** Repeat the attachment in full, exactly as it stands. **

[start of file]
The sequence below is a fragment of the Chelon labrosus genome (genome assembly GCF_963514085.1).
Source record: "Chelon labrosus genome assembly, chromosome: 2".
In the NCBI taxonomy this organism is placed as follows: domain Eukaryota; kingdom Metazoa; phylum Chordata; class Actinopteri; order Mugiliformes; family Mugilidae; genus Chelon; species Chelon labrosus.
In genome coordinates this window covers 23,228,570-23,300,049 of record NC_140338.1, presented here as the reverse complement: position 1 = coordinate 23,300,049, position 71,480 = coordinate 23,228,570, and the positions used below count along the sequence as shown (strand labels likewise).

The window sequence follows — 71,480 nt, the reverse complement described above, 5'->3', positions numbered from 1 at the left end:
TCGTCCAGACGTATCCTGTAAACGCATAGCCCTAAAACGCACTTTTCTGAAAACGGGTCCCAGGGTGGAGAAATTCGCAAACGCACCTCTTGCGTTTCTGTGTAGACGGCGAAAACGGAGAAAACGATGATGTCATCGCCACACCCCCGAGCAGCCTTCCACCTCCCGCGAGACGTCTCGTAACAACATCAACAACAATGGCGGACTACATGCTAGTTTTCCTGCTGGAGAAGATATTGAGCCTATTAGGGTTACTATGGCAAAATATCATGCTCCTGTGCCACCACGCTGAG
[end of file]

The sequence below is a fragment of the Chelon labrosus genome (genome assembly GCF_963514085.1).
Source record: "Chelon labrosus genome assembly, chromosome: 2".
In the NCBI taxonomy this organism is placed as follows: domain Eukaryota; kingdom Metazoa; phylum Chordata; class Actinopteri; order Mugiliformes; family Mugilidae; genus Chelon; species Chelon labrosus.
In genome coordinates this window covers 23,228,570-23,300,049 of record NC_140338.1, presented here as the reverse complement: position 1 = coordinate 23,300,049, position 71,480 = coordinate 23,228,570, and the positions used below count along the sequence as shown (strand labels likewise).

The window sequence follows — 71,480 nt, the reverse complement described above, 5'->3', positions numbered from 1 at the left end:
TCGTCCAGACGTATCCTGTAAACGCATAGCCCTAAAACGCACTTTTCTGAAAACGGGTCCCAGGGTGGAGAAATTCGCAAACGCACCTCTTGCGTTTCTGTGTAGACGGCGAAAACGGAGAAAACGATGATGTCATCGCCACACCCCCGAGCAGCCTTCCACCTCCCGCGAGACGTCTCGTAACAACATCAACAACAATGGCGGACTACATGCTAGTTTTCCTGCTGGAGAAGATATTGAGCCTATTAGGGTTACTATGGCAAAATATCATGCTCCTGTGCCACCACGCTGAG